How to Support Small Business Lending in a Time of Economic Uncertainty

With record levels of inflation and a trajectory of continued rate increases in the foreseeable future, small businesses continue to be challenged. And owners want loans to help support their businesses and plan for future growth. Lenders can help, but they also must be sure not to hurt themselves during this period of uncertainty.

How can financial institutions best understand the concerns small businesses face in the lending arena today and how can they identify ways to present financial products and solutions to best meet their needs? Or more simply, how can they maximize the client experience? Curinos believes that lenders will need extra focus when analyzing client behavior to mitigate risk amid the current economic volatility.

RISING LOAN DEMAND

Although the worst of the pandemic is likely behind them, small business owners remain concerned about the future. The Small Business Optimism Index measured 93.2 in April, the fourth consecutive month it stood below the 48-year average of 98, according to The National Federation of Independent Business (NFIB).

Despite their concern about the future, owners feel like it’s a good time to expand. The NFIB survey found that more than a quarter of them plan capital outlays in the next few months. That comes as demand for small business loan and line of credit products has increased nearly 30% year over year, according to data from the Curinos Lenders Benchmark for Small Business consortium. (See Figure 1.)

Our conversations with lenders indicate that small businesses are attempting to get “back to business” as the pandemic eases. Consequently, they are looking for sources of funding after depleting the funds they received from the Paycheck Protection Program. And high inflation is generating the need for additional small business funds to achieve their business goals.

Figure 1: Small Business Lending — Market Demand ($) — May YTD

Notes: Consortium participant list is comprised of 10 lenders with the following coverage amongst U.S. banks: 6 of the top 10; 9 of the top 40; 10 of the top 70. Consortium product set includes Unsecured Loan and Line of Credit, Secured Loan and Line of Credit and Overdraft Line of Credit, as applicable. Source: Curinos consortium data

SATISFYING THE SMALL BUSINESS LENDING NEED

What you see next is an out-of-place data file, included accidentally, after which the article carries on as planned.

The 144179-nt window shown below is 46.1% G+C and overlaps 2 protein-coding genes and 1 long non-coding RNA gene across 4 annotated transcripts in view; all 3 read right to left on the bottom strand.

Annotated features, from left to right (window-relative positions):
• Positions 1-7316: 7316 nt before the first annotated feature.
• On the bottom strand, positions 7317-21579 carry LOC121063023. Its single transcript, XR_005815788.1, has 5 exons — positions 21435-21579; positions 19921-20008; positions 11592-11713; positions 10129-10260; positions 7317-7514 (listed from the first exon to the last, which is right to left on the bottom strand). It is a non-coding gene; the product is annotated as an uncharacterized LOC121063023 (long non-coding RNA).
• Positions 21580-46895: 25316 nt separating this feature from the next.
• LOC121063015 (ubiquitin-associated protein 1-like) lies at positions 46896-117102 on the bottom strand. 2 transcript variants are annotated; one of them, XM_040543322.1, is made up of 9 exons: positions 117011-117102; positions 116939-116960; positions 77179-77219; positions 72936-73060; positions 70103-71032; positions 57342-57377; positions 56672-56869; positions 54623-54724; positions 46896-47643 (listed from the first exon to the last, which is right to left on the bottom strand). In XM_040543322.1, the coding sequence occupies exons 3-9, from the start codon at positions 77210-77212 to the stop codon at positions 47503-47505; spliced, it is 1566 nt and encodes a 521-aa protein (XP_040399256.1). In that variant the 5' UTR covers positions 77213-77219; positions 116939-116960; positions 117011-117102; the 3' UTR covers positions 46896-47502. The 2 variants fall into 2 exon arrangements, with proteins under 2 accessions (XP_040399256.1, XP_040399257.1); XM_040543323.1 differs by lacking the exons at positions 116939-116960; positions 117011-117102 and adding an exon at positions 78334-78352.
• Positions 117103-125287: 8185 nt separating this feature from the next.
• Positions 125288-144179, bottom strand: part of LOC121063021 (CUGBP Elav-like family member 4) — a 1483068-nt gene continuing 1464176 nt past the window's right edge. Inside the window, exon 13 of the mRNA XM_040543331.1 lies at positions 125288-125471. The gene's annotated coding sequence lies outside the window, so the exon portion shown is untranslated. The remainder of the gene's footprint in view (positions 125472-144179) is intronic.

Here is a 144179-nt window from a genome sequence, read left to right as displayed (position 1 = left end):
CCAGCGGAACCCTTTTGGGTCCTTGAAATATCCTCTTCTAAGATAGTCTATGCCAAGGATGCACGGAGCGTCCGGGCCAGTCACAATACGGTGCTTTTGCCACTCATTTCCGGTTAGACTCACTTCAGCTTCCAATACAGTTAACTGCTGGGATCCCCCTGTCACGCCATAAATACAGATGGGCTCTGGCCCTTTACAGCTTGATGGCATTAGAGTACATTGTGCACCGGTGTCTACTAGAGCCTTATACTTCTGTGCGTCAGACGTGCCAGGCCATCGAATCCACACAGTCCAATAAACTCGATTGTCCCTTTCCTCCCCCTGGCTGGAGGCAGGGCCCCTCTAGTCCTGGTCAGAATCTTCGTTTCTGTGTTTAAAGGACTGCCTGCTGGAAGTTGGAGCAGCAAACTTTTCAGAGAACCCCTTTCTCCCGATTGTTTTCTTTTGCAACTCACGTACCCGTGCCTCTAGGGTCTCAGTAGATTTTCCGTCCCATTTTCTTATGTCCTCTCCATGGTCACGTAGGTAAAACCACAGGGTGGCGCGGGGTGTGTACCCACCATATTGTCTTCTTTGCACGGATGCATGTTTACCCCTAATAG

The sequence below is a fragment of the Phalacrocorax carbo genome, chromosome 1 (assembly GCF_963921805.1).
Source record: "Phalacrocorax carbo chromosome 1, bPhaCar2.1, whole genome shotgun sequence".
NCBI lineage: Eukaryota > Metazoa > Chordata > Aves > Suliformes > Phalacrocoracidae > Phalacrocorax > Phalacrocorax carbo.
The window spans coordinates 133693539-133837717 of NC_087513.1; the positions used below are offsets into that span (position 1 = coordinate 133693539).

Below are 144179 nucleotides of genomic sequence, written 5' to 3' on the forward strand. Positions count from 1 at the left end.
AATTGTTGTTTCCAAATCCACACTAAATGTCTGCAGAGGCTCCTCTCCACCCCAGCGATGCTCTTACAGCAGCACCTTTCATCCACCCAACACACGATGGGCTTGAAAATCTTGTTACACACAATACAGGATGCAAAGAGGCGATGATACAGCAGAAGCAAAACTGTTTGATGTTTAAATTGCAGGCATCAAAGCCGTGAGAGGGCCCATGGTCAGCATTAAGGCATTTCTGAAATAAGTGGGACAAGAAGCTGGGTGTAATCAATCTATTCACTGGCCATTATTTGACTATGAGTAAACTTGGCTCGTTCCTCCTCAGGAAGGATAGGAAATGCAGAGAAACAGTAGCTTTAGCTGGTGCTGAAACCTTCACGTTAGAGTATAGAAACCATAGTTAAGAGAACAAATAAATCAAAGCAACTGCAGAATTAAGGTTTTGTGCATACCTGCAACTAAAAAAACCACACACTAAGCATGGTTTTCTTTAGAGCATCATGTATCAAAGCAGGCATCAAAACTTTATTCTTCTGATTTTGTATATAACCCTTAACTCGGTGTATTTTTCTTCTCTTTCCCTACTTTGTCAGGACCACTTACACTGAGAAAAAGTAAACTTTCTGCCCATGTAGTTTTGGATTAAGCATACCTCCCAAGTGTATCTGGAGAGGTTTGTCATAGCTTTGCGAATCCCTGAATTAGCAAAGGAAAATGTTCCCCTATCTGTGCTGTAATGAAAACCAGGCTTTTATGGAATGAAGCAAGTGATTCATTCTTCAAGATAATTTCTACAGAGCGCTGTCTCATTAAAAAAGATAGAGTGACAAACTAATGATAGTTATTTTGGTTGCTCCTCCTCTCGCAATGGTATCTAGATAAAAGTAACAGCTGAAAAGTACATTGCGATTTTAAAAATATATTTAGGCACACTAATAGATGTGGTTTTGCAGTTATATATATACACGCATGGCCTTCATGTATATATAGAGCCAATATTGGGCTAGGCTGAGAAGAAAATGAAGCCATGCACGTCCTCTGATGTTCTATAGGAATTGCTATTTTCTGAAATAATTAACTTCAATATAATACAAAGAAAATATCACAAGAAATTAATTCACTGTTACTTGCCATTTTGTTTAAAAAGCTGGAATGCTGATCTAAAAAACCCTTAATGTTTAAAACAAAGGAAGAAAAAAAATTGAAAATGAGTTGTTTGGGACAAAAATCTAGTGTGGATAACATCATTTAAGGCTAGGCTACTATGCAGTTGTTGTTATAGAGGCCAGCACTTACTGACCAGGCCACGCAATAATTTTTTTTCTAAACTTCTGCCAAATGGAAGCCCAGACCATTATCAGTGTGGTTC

The pressure and financial strain that small businesses experienced throughout the pandemic is still prevalent on their balance sheet today. When financial institutions analyze the company’s balance sheet during the loan application underwriting process and the impact of the pandemic is still apparent, the odds of that business being approved for the loan/parameters as requested are slim. This creates a strained relationship between the business and the lender. In addition, a poor client experience often leads the small business to look for alternate sources of funding via a non-traditional online lender.

When partnering with small business lending clients, financial institutions should consider the following to ensure they are both underwriting the client fairly, but also adequately mitigating risk:

  • Re-evaluate the credit box. Are there more constrained rules that were put in place during the pandemic that can now be reviewed and potentially loosened in certain areas to best optimize the client’s lending experience?
  • Ensure all deposits (on- and off-us) are being considered in the underwriting process to get the most well-rounded picture of the client’s financial position. Partner with a third party to develop the ability to pull off-us data within your originations system in an automated fashion to optimize the underwriting process.
  • Evaluate the current rate structure on lending products. Can the lender increase rates to adequately cover risk while still remaining in the “sweet spot” (below average rates in the digital lending/fintech space)?
  • Review the client’s relationship with the lender. Do they have primacy? If the borrower doesn’t have the business performance to justify the credit, the lender can assess the underwriting based on the entire banking relationship. Based on deposit balances/scoring, can the lender comfortably make a loan to the client that otherwise may not have been considered due to the client/lender relationship? More so, can the client receive a loan rate discount as a result of the primacy relationship?

 

This challenging economic environment isn’t going away anytime soon. In fact, it will likely become more challenging throughout the remainder of 2022 and into 2023 as inflation remains high and interest rates rise further. In order for financial institutions to best serve small business clients, an ongoing review of lending underwriting process and procedure is necessary to ensure lenders are helping small businesses meet their lending needs and overall business goals.

Lindsay Burkhalter
Director
lindsay.burkhalter@curinos.com
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